Ask a Question forum: Foundation planting

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Plantdummy
Jul 31, 2016 10:02 PM CST
I just bought a house and want to put a all season garden in. I live in zone 6a. My problem is our high porch with a lot of foundation showing and little space to garden in.
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Name: Sally
central Maryland
Seriously addicted to kettle chips.
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sallyg
Aug 1, 2016 5:34 AM CST
Your foundation has been prettied up with paint, so you don't need to cover it all. Nice backdrop for light colored flowers, and/or variegated foliage. Shrubs - be careful and limit them, as so many can grow big. Can you dring the bed on the right out to the stepping stones? Or make it match the left.
Some initial thoughts.

I'd think some perennials, grasses, maybe some border annual along the front...

When does the sun hit there?
..come into the peace of wild things..-Wendell Berry
Life is a buffet (anon)
Name: June
Rosemont, Ont. (Zone 4a)
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JuneOntario
Aug 1, 2016 7:08 AM CST
I suggest leaving enough space between the plants and the house so you can repaint the wall without having to step on your planting. I learned this the hard way!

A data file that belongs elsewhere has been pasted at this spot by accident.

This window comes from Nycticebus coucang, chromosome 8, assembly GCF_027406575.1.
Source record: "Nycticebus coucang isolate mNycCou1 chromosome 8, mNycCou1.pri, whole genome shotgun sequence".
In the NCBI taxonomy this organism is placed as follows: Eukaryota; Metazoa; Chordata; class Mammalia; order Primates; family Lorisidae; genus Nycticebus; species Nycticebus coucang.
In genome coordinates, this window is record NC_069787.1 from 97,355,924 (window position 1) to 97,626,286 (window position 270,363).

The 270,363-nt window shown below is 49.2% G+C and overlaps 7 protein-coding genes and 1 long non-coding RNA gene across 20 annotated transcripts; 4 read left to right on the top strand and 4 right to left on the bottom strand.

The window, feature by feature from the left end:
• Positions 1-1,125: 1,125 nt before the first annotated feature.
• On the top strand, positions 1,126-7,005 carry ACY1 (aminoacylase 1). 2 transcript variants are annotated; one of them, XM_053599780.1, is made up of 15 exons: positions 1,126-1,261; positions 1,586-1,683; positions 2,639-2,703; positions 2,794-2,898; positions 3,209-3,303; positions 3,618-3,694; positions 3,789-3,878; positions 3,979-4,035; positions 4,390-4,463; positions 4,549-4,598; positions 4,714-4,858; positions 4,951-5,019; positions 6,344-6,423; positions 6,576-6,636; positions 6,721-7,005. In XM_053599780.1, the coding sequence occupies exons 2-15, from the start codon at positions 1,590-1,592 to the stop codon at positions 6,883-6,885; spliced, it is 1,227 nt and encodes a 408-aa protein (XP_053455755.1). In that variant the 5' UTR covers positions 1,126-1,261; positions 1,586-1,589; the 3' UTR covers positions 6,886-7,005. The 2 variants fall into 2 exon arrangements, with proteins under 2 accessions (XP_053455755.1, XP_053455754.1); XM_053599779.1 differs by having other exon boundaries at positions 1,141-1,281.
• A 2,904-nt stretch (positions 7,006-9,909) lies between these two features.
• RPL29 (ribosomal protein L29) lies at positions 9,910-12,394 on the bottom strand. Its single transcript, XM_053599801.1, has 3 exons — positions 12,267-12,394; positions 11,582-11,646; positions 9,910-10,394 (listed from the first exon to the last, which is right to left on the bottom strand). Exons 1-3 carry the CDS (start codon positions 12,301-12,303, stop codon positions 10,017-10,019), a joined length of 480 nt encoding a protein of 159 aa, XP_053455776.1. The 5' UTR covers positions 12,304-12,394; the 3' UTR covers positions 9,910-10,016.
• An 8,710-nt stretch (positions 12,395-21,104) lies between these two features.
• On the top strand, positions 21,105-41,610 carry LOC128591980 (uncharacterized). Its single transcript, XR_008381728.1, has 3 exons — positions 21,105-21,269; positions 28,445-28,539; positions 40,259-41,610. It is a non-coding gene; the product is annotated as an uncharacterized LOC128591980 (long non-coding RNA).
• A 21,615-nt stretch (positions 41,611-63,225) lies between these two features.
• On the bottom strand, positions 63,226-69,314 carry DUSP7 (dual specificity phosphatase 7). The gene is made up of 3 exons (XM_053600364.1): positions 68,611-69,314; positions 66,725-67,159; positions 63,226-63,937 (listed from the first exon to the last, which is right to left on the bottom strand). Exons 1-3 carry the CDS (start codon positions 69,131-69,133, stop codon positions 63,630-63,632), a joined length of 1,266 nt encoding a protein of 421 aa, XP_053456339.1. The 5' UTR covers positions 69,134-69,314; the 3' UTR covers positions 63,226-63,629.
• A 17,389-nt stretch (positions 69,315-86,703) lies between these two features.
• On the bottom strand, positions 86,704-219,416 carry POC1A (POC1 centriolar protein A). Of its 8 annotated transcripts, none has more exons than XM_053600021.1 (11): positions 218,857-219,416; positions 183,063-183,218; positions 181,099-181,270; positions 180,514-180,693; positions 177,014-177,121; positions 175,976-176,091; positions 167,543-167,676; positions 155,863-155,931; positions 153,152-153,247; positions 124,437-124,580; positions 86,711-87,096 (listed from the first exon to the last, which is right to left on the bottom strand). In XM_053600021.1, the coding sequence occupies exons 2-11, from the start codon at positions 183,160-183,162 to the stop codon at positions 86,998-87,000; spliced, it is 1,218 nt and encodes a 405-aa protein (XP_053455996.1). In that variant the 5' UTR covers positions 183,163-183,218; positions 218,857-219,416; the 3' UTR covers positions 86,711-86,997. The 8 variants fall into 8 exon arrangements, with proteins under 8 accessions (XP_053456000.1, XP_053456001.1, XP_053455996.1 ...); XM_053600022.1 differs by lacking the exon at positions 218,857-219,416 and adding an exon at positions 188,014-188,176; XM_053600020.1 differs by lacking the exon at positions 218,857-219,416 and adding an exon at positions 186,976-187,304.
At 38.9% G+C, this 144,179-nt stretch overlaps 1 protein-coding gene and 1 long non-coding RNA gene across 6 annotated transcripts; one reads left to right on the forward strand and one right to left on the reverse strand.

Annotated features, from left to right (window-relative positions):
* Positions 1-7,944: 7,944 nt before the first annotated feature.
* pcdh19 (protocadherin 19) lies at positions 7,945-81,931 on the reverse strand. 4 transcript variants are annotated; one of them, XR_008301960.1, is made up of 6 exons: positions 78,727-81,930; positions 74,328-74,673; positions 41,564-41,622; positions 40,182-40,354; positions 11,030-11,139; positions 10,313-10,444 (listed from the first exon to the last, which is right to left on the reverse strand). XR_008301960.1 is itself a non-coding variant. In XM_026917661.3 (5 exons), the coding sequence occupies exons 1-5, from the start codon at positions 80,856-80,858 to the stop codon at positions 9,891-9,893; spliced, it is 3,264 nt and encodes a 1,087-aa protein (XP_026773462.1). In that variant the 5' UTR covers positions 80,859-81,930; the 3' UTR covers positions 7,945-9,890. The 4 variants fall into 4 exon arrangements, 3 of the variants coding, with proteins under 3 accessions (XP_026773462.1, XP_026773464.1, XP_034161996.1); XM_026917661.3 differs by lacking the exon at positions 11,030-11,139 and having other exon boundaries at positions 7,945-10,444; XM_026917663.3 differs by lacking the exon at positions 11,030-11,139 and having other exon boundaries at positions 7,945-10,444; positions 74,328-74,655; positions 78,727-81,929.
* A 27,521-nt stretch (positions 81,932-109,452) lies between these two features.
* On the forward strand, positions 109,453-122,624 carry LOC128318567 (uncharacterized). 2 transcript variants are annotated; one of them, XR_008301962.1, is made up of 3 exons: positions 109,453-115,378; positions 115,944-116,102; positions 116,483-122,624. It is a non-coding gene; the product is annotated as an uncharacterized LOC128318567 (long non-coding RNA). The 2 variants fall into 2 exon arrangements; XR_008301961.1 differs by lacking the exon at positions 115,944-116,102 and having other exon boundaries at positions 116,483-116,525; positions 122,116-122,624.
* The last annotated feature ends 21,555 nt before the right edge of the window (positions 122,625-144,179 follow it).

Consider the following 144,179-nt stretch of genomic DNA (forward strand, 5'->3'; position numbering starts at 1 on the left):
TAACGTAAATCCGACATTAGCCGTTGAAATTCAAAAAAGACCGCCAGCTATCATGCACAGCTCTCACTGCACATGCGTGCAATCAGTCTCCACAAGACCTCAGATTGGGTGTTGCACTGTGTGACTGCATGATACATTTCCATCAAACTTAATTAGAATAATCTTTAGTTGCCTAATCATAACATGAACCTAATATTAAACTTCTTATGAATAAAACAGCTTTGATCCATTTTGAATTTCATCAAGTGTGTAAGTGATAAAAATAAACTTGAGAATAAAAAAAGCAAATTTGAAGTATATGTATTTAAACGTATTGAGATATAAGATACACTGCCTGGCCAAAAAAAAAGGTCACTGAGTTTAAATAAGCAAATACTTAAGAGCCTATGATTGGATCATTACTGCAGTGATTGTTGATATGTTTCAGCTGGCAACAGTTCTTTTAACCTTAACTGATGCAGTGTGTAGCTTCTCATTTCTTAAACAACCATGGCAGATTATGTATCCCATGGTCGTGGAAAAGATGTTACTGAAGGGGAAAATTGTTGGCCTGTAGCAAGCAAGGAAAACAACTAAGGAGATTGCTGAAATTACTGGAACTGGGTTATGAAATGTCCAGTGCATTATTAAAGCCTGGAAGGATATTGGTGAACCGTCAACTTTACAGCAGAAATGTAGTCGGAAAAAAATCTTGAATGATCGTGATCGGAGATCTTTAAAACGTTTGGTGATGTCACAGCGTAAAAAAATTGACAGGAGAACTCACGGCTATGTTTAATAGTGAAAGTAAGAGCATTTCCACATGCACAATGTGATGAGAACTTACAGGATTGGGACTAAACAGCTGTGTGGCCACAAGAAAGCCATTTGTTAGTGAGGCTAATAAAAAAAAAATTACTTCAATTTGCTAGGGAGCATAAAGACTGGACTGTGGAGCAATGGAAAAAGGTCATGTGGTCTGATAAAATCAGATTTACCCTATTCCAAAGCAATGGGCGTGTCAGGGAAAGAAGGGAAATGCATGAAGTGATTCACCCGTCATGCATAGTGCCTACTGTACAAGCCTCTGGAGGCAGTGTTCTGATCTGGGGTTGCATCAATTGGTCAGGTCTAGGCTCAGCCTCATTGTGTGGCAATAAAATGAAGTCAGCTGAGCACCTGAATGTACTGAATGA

Name: Elaine
South Sarasota, Florida (Zone 9b)
The one constant in life is change
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dyzzypyxxy
Aug 1, 2016 8:15 AM CST
It will help us a lot if you could let us know where you are, please? Fill in your profile with your city/state/country and then it will appear in all your posts. Just a zone really doesn't tell us anything except how cold it gets on average in winter. Summer heat, humidity, does it rain? the strength of the sun and day lengths all determine what will be successful for you. Also some info about your soil would help as well - is it sandy, clay or loamy? Have you had a soil test done?

Which direction does the front of your house face? This will impact what you can plant quite a lot.

You say you want an "all-season" garden but in zone 6a you will have winters that freeze so do you really want to plant all evergreens? The little Alberta spruce trees you have there are extremely slow growing, so you can't depend on them to make much of a statement for several more years. But you don't want to crowd or shade them out either.

There are some shrubs that stay fairly small, like red twig dogwoods. They come in beautifully variegated foliage, and when they lose their leaves in winter, their stems turn bright red, which can be really nice looking. Would something like that interest you?

Red Twig Dogwood (Cornus alba 'Elegantissima')
Elaine

"Success is stumbling from failure to failure with no loss of enthusiasm." –Winston Churchill
[Last edited by dyzzypyxxy - Aug 1, 2016 8:17 AM (+)]
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Name: Sally
central Maryland
Seriously addicted to kettle chips.
Charter ATP Member Native Plants and Wildflowers Region: Mid-Atlantic Composter Region: Maryland Birds
Cat Lover Dog Lover Region: United States of America
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sallyg
Aug 1, 2016 6:44 PM CST
Yellow twig dogwood, rather than the red, sounds awesome Thumbs up
..come into the peace of wild things..-Wendell Berry
Life is a buffet (anon)

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